AMP-activated protein kinase activates transcription of the UCP3 and HKII genes in rat skeletal muscle
Stoppani, James, Hildebrandt, Audrey L., Sakamoto, Kei, Cameron-Smith, David, Goodyear, Laurie J. and Neufer, P. Darrell 2002, AMP-activated protein kinase activates transcription of the UCP3 and HKII genes in rat skeletal muscle, American journal of physiology, endocrinology and metabolism, vol. 283, pp. E1239-E1248.
AMP-activated protein kinase (AMPK) has recently emerged as a key signaling protein in skeletal muscle, coordinating the activation of both glucose and fatty acid metabolism in response to increased cellular energy demand. To determine whether AMPK signaling may also regulate gene transcription in muscle, rats were given a single subcutaneous injection (1 mg/g) of the AMP analog 5-aminoimidazole-4-carboxamide-1-ß-D-ribonucleoside (AICAR). AICAR injection activated (P < 0.05) AMPK-α2 (~2.5-fold) and transcription of the uncoupling protein-3 (UCP3, ~4-fold) and hexokinase II (HKII, ~10-fold) genes in both red and white skeletal muscle. However, AICAR injection also elicited (P < 0.05) an acute drop (60%) in blood glucose and a sustained (2-h) increase in blood lactate, prompting concern regarding the specificity of AICAR on transcription. To maximize AMPK activation in muscle while minimizing potential systemic counterregulatory responses, a single-leg arterial infusion technique was employed in fully conscious rats. Relative to saline-infused controls, single-leg arterial infusion of AICAR (0.125, 0.5, and 2.5 µg · g-1 · min-1 for 60 min) induced a dose-dependent increase (2- to 4-fold, P < 0.05) in UCP3 and HKII transcription in both red and white skeletal muscle. Importantly, AICAR infusion activated transcription only in muscle from the infused leg and had no effect on blood glucose or lactate levels. These data provide evidence that AMPK signaling is linked to the transcriptional regulation of select metabolic genes in skeletal muscle.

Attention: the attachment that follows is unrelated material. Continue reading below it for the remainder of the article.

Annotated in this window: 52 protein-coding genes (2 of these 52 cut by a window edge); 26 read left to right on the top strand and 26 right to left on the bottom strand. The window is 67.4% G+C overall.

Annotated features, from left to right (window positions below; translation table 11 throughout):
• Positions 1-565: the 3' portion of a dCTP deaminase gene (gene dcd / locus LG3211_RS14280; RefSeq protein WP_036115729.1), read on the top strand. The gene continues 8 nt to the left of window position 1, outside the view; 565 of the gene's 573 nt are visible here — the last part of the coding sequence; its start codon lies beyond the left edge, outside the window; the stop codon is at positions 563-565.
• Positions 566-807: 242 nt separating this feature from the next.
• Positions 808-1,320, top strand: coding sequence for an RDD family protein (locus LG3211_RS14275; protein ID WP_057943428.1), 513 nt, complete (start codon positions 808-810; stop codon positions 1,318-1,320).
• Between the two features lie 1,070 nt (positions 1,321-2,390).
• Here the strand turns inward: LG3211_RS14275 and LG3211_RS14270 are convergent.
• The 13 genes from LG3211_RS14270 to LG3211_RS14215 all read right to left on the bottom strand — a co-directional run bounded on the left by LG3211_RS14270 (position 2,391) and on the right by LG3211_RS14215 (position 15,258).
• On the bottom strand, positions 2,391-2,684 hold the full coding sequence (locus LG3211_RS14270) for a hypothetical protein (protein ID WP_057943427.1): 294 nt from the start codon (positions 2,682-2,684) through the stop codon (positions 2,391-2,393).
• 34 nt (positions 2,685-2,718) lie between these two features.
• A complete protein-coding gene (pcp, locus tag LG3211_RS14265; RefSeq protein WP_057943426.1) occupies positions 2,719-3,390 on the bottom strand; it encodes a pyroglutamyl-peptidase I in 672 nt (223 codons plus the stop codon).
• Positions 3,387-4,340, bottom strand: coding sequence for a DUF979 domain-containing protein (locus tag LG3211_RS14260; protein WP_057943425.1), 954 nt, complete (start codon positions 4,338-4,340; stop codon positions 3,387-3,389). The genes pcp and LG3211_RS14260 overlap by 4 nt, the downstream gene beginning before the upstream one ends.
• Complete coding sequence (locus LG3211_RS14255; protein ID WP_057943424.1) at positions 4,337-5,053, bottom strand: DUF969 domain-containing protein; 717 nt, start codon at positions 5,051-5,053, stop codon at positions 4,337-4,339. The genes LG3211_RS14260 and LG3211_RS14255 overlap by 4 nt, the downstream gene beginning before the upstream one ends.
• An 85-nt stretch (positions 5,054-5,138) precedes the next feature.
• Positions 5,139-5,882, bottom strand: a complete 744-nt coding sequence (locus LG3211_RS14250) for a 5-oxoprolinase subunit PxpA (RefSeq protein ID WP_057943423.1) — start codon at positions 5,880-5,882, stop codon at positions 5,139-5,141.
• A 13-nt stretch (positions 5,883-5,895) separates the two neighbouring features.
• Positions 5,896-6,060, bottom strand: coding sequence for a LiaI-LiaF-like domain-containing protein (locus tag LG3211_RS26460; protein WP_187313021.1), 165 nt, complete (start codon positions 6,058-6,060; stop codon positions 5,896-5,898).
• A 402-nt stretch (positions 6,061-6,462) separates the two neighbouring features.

Field of Research
060405 Gene Expression (incl Microarray and other genome-wide approaches)